The “Final Solution” and Auschwitz

Night raises profound questions for students,” Batiste notes. “I dig deeply into Lesson 5: The “Final Solution” with educators and together we think through how it connects with Night. Teachers always have wonderful ideas about how these resources can enhance their teaching and encourage students to think in complex ways about the ideas presented.”

Lesson 5: The “Final Solution” offers historical information and personal stories from survivors of the Nazi extermination camps. An excerpt from Night and the accompanying resources in the Teacher’s Resource Guide, ask students to consider why families were forcibly separated. Testimony from survivors offer additional insight and include Ellis Lewin, who describes his arrival at Auschwitz, and Abraham Bomba, who describes his first moments in Treblinka.

“I always show the Auschwitz Album,” Batiste notes. The photographs provide a visual reference for the selection process that Wiesel describes in Night. In his book, Wiesel says, “I could not believe that human beings were being burned in our times; the world would never tolerate such crimes,” to which his father responds, “The world? The world is not interested in us…”

Lourie recommends doing a deep read of this passage and supporting students in considering how the world responded and the idea of responsibility as discussed in Lesson 9: Perpetrators, Collaborators, and Bystanders. “What made it possible for people to live?” she asks, “In 1944 what did the world know? What did the world do? I have found that art, like Thou Shall Not Kill, is helpful in deepening students learning and promotes critical thinking. Consider moral questions: What is the foundation of morals? What the artist is saying in this piece is everything is crushed. If the Holocaust crushed it, what is left?”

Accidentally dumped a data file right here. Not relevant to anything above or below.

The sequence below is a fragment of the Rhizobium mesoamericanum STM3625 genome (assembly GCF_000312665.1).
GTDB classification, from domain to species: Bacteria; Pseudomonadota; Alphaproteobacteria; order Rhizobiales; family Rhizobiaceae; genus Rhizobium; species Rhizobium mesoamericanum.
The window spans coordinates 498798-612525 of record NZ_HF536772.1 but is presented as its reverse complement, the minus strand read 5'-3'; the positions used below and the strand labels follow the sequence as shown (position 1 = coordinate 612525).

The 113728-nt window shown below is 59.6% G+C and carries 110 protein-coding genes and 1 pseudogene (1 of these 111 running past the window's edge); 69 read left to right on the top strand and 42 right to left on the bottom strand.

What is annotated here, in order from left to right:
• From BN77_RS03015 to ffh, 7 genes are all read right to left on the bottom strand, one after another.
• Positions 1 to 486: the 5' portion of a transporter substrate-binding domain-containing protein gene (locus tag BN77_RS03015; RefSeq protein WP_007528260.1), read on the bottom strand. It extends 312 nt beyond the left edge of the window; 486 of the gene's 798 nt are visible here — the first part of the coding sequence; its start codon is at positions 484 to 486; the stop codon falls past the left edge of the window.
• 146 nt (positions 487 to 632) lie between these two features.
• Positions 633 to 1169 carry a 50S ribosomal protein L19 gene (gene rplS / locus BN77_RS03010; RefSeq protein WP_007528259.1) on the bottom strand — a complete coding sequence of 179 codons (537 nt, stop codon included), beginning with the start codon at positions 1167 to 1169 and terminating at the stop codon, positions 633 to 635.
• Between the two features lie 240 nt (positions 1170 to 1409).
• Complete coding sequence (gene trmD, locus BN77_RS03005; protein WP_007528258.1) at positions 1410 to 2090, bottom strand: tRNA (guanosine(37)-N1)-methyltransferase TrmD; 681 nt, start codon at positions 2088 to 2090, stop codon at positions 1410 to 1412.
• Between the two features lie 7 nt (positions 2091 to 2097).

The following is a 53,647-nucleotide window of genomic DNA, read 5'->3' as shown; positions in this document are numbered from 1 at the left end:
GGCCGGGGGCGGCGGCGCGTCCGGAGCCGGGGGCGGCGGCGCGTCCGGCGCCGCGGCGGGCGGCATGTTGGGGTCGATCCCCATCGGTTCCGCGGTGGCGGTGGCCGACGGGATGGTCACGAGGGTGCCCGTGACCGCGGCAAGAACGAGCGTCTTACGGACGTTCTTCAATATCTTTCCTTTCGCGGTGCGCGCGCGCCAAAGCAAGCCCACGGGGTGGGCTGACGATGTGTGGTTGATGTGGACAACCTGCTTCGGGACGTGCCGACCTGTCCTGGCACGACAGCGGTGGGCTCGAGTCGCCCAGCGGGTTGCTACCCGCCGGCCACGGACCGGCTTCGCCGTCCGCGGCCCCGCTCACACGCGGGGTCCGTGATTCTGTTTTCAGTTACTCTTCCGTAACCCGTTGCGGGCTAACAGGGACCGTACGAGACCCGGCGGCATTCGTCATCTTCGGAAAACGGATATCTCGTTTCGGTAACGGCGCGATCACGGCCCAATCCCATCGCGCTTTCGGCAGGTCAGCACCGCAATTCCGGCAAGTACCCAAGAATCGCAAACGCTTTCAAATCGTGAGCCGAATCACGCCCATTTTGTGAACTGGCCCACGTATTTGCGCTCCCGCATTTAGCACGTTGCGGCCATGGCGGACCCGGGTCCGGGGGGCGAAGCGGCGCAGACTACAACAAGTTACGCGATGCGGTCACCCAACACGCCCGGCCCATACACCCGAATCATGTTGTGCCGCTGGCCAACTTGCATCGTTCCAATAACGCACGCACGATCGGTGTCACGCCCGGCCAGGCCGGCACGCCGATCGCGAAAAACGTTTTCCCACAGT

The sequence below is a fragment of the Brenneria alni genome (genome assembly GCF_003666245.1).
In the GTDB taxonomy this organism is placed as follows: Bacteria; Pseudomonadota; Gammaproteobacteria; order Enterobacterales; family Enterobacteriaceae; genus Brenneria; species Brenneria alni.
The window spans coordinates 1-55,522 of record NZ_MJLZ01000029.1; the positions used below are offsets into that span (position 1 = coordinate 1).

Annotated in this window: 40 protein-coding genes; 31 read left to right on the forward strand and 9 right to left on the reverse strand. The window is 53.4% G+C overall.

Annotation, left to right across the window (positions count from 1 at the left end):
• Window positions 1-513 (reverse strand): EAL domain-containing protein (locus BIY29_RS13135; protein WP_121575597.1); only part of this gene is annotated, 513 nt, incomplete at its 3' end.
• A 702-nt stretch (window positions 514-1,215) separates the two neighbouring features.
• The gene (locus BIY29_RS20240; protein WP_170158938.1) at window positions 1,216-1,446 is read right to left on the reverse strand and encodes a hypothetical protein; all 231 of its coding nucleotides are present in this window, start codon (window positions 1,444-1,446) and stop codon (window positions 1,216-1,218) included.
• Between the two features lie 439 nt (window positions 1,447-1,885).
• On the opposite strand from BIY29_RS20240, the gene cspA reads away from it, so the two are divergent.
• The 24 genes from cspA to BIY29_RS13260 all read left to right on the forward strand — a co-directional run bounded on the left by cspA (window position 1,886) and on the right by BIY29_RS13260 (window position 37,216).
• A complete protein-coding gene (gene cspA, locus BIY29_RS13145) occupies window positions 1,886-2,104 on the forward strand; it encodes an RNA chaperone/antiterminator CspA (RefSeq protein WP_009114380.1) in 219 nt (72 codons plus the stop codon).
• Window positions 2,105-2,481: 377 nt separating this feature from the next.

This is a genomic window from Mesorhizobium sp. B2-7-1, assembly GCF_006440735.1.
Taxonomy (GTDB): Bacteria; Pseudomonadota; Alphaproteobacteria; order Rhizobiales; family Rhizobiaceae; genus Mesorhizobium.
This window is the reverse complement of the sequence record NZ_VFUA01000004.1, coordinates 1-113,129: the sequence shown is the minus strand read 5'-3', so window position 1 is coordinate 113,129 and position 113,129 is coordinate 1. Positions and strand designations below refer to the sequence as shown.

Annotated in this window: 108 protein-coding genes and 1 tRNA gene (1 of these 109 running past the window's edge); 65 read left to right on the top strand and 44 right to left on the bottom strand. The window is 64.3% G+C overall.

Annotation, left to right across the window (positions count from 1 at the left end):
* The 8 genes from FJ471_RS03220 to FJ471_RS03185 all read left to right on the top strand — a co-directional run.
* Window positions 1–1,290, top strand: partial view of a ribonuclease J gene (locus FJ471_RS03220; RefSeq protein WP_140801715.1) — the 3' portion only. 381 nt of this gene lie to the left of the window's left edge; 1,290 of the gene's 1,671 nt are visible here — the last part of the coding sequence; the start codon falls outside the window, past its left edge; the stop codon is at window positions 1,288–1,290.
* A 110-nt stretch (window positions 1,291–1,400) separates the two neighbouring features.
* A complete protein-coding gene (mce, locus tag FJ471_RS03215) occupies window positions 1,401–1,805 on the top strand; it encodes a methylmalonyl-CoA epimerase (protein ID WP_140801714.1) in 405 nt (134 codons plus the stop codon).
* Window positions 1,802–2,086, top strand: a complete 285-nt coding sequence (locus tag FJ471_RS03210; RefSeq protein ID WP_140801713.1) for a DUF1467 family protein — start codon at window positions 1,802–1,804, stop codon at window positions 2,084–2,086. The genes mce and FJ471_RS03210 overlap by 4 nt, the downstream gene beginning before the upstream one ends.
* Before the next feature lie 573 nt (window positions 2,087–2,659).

“The book ends when Elie sees himself in the mirror. What happens after? How does one reconstruct life?” Lourie asks. She recommends referencing Lesson 8: Survivors and Liberators and discussing returning to life and what it means to be a survivor with students. Batiste emphasizes Anton Mason’s testimony as a powerful conclusion for a lesson on Night. Also a survivor from Sighet, Mason describes the day he was liberated and that the first person he talked to was Elie Wiesel. In his testimony he says, “We are free but how will we live our lives without our families?”

Preparing to Teach Night?

Register for an Echoes and Reflections professional development program that focuses on materials and instructional strategies that prepare teachers to effectively teach Elie Wiesel’s Night. Our Night programs also provide additional background on the memoir that teachers can integrate into their instruction.

Deborah Batiste is the Echoes and Reflections Project Director at the Anti-Defamation League (ADL). She resides in Ocean Pines, MD and has facilitated professional development programs for Echoes and Reflections across the United States since 2005. Shani Lourie has been at Yad Vashem since 2002 and is currently the Director of the Pedagogical Division of the International School for Holocaust Studies.